China: Red Chips and a New Type of Supply Risk

Corporate scandals and arrests in the West often skirt the business headlines, making news one hour and quickly getting buried the next. The case is a bit different in China, however, which appears constantly ready to point a figurative finger at the corrupt practices of a certain class of executive: the entrepreneur. Given this, when it comes to supply risk management in China, it's important to do your homework around the ownership structure of the companies with which you work. More on this in a minute.

First, the news. From a Wall Street Journal article we learned that "Huang Guangyu, once China's richest man, has been formally indicted on charges of insider trading, illegal business dealings and bribery." While this is unremarkable on the surface, the piece quickly digs deeper into the matter.

According to the article, "His wife and brother have also disappeared, although there was no word on whether they too had been indicted." What's more interesting is that Mr. Huang did not play by China's traditional business rules. The first rule he broke is that he did not come from the party establishment into the private sector, but rather was "a rags-to-riches entrepreneur who left school at 16 [and proceeded to build] Gome Electrical Appliances Holdings Ltd into China's largest electronics retailer." The rags-to-riches story even has a bit of a Spend Management angle: "He got his start in business by buying cheap radios and other electrical gadgets from factories in his native Guangdong province and hawking them on the streets of Beijing."

But Mr. Huang did not, as they say, have the best guanxi with the government, as his arrest implies. Because his organization(s) were not unofficial "Red Chip" companies spun out from or held by the government, it was incumbent on Mr. Huang to scratch the backs of all those in the party organization that needed it, when they asked for it (which he clearly did not). Of course, this type of behavior not only reflects a double standard in China, but, as the Journal notes, it also "highlights the networks of official protection that sustain many private businesses in China. Entrepreneurs still face political discrimination in a state-led economy, even though they have been formally welcomed into the ranks of the Chinese Communist Party."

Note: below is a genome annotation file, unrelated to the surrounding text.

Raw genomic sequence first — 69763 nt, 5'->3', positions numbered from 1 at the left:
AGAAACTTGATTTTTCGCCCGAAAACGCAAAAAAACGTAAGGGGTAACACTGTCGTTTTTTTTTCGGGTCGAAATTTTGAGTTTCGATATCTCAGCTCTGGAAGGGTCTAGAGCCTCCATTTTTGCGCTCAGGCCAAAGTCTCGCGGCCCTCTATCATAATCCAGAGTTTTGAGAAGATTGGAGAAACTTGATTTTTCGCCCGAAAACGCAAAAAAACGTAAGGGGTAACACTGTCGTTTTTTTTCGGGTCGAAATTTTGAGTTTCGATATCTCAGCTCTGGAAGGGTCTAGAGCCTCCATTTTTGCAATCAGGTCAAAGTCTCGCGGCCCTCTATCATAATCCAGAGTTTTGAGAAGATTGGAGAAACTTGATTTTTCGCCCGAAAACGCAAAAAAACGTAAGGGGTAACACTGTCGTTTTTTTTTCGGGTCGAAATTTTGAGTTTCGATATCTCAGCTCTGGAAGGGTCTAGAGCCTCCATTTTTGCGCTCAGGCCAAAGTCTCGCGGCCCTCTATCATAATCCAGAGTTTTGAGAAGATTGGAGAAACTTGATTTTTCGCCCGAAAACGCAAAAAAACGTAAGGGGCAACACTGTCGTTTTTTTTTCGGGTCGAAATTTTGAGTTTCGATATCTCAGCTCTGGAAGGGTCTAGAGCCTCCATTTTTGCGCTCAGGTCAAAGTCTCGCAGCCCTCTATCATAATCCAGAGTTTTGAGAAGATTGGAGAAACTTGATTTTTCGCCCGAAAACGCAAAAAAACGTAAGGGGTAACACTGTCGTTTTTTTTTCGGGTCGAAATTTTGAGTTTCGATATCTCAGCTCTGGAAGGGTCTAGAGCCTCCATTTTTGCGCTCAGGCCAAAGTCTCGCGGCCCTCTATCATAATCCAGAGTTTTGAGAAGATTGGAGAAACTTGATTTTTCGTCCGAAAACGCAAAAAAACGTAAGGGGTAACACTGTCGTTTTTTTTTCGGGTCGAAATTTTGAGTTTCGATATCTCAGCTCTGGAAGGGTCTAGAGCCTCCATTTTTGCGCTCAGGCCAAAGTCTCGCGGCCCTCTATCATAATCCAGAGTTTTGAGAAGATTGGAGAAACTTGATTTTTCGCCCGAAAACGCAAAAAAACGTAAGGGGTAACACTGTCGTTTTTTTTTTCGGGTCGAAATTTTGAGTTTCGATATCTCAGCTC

In addition to worrying about counterfeit products, poor product quality, the elimination of third shifts from factories, unauthorized substitution of parts and ingredients, and labor risk (often around working conditions), companies sourcing from -- and doing business in -- China should now also concern themselves with the ownership structure of the suppliers with whom they work. Once a company reaches a certain size, if the trail of a non-JV does not lead back (at least indirectly) to the government or to party officials, you could very well be exposing yourself on multiple fronts to the future whims of the Communist Party machine. In the future, this "political discrimination" may not be limited to Chinese entrepreneurs alone; it may also extend to the foreign companies doing business with them.

As a final aside, one of our colleagues on the ground in China, a Chinese national, has repeatably been duped by business partners who have "good guanxi with the government". They owe him significant commissions from various business dealings. But he won't cross them and force payment despite what he's owed because he knows this his own future dealings would be adversely impacted if local party members turn against him. Unless you're in with the government first and foremost in China as an entrepreneur, you're exposing yourself to significant risk. And the same goes for companies with supply relations and exposure in China to those who aren't in the favor of local party officials.

Jason Busch

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